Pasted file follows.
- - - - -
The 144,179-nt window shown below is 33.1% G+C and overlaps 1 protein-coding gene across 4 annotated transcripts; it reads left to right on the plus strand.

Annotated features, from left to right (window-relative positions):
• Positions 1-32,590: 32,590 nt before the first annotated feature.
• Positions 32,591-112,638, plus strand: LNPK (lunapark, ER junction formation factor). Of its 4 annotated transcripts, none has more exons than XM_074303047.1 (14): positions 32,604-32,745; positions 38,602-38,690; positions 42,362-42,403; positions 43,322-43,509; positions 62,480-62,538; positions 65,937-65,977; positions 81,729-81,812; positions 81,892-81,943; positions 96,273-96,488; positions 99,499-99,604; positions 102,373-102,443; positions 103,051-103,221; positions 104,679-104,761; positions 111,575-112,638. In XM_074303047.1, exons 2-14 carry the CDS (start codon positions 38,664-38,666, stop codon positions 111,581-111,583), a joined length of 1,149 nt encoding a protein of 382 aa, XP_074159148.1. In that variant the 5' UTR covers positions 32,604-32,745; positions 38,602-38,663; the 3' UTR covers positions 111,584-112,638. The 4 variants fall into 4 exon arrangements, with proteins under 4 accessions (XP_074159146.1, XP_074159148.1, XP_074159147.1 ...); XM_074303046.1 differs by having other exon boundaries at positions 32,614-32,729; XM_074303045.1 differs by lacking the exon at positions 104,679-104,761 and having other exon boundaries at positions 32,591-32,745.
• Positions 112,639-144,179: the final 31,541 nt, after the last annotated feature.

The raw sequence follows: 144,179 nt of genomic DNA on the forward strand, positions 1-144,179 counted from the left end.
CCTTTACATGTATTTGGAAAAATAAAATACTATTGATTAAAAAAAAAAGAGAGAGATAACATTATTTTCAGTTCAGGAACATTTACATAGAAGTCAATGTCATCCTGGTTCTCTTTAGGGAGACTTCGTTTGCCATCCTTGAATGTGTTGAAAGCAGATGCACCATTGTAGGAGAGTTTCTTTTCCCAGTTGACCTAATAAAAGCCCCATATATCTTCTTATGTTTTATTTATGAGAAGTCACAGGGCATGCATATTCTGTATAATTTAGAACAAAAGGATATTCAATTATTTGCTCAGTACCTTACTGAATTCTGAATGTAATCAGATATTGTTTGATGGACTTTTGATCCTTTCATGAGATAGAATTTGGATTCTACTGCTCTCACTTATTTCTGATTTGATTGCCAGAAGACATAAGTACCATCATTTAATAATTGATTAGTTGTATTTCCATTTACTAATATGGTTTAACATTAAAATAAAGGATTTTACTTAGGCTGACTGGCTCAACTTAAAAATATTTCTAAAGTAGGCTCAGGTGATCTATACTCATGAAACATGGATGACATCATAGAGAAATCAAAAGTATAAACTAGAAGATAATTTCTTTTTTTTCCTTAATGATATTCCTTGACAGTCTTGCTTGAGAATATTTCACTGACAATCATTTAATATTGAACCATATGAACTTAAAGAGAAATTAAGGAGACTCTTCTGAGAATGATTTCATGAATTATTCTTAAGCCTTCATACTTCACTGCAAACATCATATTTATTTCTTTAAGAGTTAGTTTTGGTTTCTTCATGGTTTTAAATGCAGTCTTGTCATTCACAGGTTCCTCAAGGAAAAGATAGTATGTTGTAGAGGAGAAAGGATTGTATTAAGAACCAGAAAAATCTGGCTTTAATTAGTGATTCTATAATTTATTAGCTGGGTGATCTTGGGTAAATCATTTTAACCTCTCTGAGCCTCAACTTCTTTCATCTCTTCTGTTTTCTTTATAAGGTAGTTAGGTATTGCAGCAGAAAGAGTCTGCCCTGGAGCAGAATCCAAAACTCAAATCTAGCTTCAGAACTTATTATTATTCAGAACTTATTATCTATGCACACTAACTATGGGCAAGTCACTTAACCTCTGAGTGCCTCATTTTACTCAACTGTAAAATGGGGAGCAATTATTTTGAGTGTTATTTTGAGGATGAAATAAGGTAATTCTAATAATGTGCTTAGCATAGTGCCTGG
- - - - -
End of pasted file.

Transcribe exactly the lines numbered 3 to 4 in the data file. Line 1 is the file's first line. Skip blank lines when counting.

• Positions 1-32,590: 32,590 nt before the first annotated feature.
• Positions 32,591-112,638, plus strand: LNPK (lunapark, ER junction formation factor). Of its 4 annotated transcripts, none has more exons than XM_074303047.1 (14): positions 32,604-32,745; positions 38,602-38,690; positions 42,362-42,403; positions 43,322-43,509; positions 62,480-62,538; positions 65,937-65,977; positions 81,729-81,812; positions 81,892-81,943; positions 96,273-96,488; positions 99,499-99,604; positions 102,373-102,443; positions 103,051-103,221; positions 104,679-104,761; positions 111,575-112,638. In XM_074303047.1, exons 2-14 carry the CDS (start codon positions 38,664-38,666, stop codon positions 111,581-111,583), a joined length of 1,149 nt encoding a protein of 382 aa, XP_074159148.1. In that variant the 5' UTR covers positions 32,604-32,745; positions 38,602-38,663; the 3' UTR covers positions 111,584-112,638. The 4 variants fall into 4 exon arrangements, with proteins under 4 accessions (XP_074159146.1, XP_074159148.1, XP_074159147.1 ...); XM_074303046.1 differs by having other exon boundaries at positions 32,614-32,729; XM_074303045.1 differs by lacking the exon at positions 104,679-104,761 and having other exon boundaries at positions 32,591-32,745.